By Martin Kelly
A Glasgow MSP is demanding answers from Labour controlled Glasgow City Council (GCC) after it emerged the authority did not submit a bid for school build funding to the Scottish Futures Trust.
Glasgow SNP MSP Bob Doris said he was “seriously concerned” that the local authority did not bid in the latest round of funding despite being formally invited to do so in February.
Labour run GCC instead submitted one ‘variant bid’ for a project the council was already committed to.
The SFT is currently completing plans for allocating funding to local authorities as part of the third phase of the £1.25bn scheme to replace schools in disrepair.
Mr Doris was alerted to the situation after receiving a query from Wyndford and District Community Council who were seeking the re-introduction of a primary school in their area. The MSP immediately contacted Glasgow Council asking what bids it had made to the SFT.
Mr Doris said:
“I am seriously concerned that there was no single school bid from Glasgow City Council to the latest round of SFT funding.
“Every council was asked in February to prepare bids for submission by the July deadline. This is a huge allocation of money and local authorities across Scotland will be climbing over each other to get at the cash.
“Labour’s school closure programme in 2009 is still fresh in the minds of many of my constituents, especially those have had to send their kids out of their communities to go to school.
“Between February and July this year, instead of working hard to prepare funding bids for new Glasgow Schools, Labour councillors were working on their manifesto for the council elections which promised to replace or refurbish every Primary school in Glasgow. The electorate now have to hold them to account on this.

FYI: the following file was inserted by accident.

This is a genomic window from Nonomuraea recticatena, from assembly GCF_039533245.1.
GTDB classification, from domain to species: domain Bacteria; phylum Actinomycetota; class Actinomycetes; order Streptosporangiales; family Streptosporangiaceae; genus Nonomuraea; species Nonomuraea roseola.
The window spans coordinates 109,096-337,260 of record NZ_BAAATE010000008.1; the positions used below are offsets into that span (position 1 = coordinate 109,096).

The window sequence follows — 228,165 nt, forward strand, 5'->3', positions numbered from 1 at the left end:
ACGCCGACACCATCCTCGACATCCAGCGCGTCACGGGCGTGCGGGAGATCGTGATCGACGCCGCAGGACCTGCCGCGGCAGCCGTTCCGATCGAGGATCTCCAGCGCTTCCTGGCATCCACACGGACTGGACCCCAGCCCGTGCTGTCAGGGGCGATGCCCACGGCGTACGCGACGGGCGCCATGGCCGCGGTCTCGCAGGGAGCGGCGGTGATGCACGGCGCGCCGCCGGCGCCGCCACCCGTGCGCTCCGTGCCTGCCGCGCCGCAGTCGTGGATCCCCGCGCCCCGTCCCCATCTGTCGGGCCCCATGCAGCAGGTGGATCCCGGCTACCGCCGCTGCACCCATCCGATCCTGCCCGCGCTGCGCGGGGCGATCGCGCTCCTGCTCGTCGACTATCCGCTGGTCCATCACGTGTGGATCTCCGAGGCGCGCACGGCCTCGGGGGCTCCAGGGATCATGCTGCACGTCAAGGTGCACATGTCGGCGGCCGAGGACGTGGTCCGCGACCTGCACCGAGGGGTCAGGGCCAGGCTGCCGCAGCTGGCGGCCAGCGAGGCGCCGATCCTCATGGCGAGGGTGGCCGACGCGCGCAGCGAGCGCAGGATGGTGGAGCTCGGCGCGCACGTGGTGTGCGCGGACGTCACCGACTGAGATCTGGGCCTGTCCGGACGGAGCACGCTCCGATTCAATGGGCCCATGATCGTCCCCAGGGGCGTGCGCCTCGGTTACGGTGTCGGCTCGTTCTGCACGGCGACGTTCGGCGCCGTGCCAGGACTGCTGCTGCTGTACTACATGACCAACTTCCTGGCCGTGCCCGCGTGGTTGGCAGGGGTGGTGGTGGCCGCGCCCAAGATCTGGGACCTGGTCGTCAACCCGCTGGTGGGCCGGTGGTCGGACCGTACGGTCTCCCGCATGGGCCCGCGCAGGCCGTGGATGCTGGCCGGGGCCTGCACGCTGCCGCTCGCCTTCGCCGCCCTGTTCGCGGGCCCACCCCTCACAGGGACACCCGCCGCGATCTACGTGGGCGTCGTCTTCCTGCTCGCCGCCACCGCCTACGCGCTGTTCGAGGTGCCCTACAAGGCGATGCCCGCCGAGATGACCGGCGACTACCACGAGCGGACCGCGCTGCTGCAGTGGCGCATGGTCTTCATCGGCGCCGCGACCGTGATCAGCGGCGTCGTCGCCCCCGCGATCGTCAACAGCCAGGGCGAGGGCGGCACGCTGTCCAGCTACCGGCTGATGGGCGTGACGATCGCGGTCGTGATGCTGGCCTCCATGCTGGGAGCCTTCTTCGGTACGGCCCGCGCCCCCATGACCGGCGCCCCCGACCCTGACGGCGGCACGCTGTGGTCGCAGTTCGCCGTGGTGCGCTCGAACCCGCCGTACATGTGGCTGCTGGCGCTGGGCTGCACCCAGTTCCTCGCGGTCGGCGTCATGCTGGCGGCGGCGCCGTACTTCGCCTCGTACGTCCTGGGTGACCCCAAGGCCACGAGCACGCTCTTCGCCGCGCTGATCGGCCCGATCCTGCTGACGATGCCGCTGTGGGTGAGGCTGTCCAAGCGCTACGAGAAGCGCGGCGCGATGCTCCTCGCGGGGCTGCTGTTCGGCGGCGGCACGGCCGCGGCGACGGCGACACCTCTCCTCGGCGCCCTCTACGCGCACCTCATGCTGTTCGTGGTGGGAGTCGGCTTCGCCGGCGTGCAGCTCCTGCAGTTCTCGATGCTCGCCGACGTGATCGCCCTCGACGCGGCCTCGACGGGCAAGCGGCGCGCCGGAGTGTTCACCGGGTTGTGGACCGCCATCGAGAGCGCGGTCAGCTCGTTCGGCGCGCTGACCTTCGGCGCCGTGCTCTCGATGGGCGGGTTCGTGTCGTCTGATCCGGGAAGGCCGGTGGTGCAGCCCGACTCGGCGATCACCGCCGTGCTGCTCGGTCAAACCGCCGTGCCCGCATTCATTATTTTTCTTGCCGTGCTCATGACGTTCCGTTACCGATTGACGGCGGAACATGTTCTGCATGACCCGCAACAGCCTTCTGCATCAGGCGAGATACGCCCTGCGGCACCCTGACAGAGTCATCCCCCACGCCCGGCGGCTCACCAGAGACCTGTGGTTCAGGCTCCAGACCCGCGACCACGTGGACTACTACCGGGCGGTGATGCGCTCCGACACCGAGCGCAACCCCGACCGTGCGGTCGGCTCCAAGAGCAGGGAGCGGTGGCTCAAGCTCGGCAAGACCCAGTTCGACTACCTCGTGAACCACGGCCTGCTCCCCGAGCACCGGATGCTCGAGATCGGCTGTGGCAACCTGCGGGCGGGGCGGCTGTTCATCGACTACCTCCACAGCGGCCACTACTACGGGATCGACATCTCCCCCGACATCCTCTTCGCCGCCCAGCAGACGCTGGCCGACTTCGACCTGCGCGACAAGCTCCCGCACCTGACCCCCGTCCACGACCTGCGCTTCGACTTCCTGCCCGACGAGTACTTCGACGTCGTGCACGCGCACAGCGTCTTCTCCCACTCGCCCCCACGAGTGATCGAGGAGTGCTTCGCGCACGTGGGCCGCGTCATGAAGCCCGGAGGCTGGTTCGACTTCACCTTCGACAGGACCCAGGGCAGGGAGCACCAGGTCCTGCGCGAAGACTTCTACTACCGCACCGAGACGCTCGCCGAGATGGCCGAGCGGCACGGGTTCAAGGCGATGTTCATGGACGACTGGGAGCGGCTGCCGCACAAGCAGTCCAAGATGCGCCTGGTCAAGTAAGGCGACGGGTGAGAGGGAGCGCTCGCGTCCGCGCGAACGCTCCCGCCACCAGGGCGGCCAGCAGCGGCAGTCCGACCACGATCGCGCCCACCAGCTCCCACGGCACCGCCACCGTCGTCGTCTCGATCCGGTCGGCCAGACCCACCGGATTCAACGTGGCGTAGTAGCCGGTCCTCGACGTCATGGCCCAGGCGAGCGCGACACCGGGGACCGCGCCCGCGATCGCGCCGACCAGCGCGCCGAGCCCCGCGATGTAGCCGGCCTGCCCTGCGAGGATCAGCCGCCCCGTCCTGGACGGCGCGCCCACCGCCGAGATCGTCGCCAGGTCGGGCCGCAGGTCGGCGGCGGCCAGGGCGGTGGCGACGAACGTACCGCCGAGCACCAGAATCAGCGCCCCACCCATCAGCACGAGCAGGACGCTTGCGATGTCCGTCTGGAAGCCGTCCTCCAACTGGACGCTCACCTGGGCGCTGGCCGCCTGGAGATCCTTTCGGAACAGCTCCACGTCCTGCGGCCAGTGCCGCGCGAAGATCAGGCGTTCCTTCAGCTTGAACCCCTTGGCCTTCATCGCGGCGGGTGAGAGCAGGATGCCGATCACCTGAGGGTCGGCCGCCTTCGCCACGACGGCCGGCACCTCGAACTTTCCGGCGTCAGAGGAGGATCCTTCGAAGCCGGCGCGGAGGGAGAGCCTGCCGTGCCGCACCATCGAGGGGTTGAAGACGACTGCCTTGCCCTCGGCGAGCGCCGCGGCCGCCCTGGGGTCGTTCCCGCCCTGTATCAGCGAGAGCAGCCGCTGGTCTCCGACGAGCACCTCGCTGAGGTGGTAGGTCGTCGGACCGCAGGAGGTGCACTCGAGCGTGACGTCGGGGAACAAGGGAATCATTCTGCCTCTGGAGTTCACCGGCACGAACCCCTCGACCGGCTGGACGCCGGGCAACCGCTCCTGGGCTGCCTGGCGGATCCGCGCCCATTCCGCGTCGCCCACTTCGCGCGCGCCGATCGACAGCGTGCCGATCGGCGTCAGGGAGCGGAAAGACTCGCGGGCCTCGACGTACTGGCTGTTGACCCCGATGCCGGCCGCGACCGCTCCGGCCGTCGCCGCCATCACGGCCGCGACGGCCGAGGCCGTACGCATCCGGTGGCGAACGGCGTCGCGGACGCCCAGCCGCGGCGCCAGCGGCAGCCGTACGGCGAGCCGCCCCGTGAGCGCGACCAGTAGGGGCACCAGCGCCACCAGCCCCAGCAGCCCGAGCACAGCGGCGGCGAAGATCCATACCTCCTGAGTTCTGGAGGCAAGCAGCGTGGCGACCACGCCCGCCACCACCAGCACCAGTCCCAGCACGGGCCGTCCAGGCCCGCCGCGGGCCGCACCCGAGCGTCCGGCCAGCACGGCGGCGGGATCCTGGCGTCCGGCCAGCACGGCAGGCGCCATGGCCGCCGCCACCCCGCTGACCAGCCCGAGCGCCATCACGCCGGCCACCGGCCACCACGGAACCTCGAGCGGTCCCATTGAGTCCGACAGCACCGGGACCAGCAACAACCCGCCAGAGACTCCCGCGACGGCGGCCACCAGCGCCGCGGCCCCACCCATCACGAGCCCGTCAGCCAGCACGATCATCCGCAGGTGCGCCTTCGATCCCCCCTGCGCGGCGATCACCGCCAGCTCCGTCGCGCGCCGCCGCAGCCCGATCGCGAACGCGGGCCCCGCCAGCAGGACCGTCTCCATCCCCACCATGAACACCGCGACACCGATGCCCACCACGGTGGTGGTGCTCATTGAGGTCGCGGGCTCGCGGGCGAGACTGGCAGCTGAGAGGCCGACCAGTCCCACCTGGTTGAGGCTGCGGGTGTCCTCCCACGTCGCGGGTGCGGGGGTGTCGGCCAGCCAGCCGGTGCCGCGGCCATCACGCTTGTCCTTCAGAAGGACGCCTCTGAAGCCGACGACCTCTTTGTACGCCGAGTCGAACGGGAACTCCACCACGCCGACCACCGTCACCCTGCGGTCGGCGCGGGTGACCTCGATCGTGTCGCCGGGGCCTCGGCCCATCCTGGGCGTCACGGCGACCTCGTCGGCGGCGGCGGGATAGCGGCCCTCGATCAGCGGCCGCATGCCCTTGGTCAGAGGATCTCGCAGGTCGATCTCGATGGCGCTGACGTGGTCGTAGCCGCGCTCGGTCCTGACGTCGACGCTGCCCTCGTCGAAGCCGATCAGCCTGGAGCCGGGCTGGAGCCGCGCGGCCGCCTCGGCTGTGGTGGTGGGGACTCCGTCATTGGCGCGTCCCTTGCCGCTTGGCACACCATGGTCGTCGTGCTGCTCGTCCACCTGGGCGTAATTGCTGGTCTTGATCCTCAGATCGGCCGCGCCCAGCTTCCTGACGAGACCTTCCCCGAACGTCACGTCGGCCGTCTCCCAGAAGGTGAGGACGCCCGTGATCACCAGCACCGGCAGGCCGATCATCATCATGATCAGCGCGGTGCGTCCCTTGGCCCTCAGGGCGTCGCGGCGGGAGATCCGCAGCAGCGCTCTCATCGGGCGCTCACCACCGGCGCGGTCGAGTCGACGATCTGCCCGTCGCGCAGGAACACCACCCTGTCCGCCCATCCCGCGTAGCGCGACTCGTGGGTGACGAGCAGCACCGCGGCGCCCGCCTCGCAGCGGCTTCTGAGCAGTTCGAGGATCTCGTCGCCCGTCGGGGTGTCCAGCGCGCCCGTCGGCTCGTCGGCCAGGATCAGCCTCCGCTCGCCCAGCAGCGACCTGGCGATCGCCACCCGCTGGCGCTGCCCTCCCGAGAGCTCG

“The SNP is ambitious about school building. We built more schools in our first four years in office than the last administration managed in eight years. But the Scottish Government’s ambition needs to be matched by local authorities.”
The SFT not-for-profit public procurement model was introduced by the SNP in 2008 to replace the discredited and expensive Private Finance Initiative (PFI). The SFT announced savings to the taxpayer of £129 million in 2010/11 which prompted a third phase of funding for up to 12 extra new schools across Scotland.
All of Scotland’s local authorities were contacted in February this year inviting them to enter bids to the SFT’s for funding for schools in their own area.
Responding to Mr Doris’s query, Maureen McKenna, Executive Director of Education at GCC said:
“Officers have been tasked with bringing forward a programme of prioritised investment for the Council’s consideration in the Autumn of this year. This investment programme will not only need to take cognisance of the condition and suitability of the existing education estate but also reflect the population growth and demand for school places predicted over the next 10 years.”
Ms McKenna added: “Given the timescales I have outlined for bringing forward investment proposals for the Council’s consideration, Autumn of this year, this did not reconcile with the timescales for Glasgow submitting a single school bid for Phase 3 SFT funding.”
Glasgow SNP Education Spokesperson, Cllr Mhairi Hunter added:
“I welcome each and every opportunity to improve Glasgow’s schools and I hope that the ‘variant bid’ the Council has submitted will succeed. But I’m disappointed the Labour administration did not seize the chance to bid for new school builds. Could they really not think of any school that was suitable for a like-for-like replacement?
“The people of Glasgow are entitled to their fair share of this money. In the current financial climate every chance to secure additional funding for our city is vital and should be grasped – especially when the administration has made such a firm commitment to renew the whole primary school estate.”